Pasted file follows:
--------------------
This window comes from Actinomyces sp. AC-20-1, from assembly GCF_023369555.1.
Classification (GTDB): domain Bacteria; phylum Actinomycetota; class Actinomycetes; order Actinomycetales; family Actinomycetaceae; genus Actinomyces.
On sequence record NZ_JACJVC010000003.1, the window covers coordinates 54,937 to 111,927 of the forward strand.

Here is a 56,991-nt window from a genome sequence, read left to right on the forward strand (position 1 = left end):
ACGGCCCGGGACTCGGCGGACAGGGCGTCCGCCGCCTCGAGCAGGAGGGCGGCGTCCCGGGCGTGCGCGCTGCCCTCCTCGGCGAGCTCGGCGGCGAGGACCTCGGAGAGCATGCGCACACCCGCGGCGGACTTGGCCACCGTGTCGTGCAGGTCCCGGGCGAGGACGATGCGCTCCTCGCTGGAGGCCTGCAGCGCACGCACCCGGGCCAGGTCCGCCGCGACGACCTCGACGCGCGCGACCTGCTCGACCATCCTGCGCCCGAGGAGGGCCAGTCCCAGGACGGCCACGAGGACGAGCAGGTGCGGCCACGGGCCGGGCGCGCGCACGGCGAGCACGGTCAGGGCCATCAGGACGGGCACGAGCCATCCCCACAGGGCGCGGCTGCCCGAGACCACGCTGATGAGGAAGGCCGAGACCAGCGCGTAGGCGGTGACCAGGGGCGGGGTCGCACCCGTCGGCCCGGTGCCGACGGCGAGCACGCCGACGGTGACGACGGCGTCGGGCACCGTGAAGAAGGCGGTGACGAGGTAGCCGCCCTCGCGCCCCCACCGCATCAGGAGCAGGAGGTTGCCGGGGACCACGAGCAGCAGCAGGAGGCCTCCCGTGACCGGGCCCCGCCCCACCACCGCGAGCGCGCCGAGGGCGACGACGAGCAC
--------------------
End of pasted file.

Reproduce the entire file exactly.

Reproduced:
This window comes from Actinomyces sp. AC-20-1, from assembly GCF_023369555.1.
Classification (GTDB): domain Bacteria; phylum Actinomycetota; class Actinomycetes; order Actinomycetales; family Actinomycetaceae; genus Actinomyces.
On sequence record NZ_JACJVC010000003.1, the window covers coordinates 54,937 to 111,927 of the forward strand.

Here is a 56,991-nt window from a genome sequence, read left to right on the forward strand (position 1 = left end):
ACGGCCCGGGACTCGGCGGACAGGGCGTCCGCCGCCTCGAGCAGGAGGGCGGCGTCCCGGGCGTGCGCGCTGCCCTCCTCGGCGAGCTCGGCGGCGAGGACCTCGGAGAGCATGCGCACACCCGCGGCGGACTTGGCCACCGTGTCGTGCAGGTCCCGGGCGAGGACGATGCGCTCCTCGCTGGAGGCCTGCAGCGCACGCACCCGGGCCAGGTCCGCCGCGACGACCTCGACGCGCGCGACCTGCTCGACCATCCTGCGCCCGAGGAGGGCCAGTCCCAGGACGGCCACGAGGACGAGCAGGTGCGGCCACGGGCCGGGCGCGCGCACGGCGAGCACGGTCAGGGCCATCAGGACGGGCACGAGCCATCCCCACAGGGCGCGGCTGCCCGAGACCACGCTGATGAGGAAGGCCGAGACCAGCGCGTAGGCGGTGACCAGGGGCGGGGTCGCACCCGTCGGCCCGGTGCCGACGGCGAGCACGCCGACGGTGACGACGGCGTCGGGCACCGTGAAGAAGGCGGTGACGAGGTAGCCGCCCTCGCGCCCCCACCGCATCAGGAGCAGGAGGTTGCCGGGGACCACGAGCAGCAGCAGGAGGCCTCCCGTGACCGGGCCCCGCCCCACCACCGCGAGCGCGCCGAGGGCGACGACGAGCAC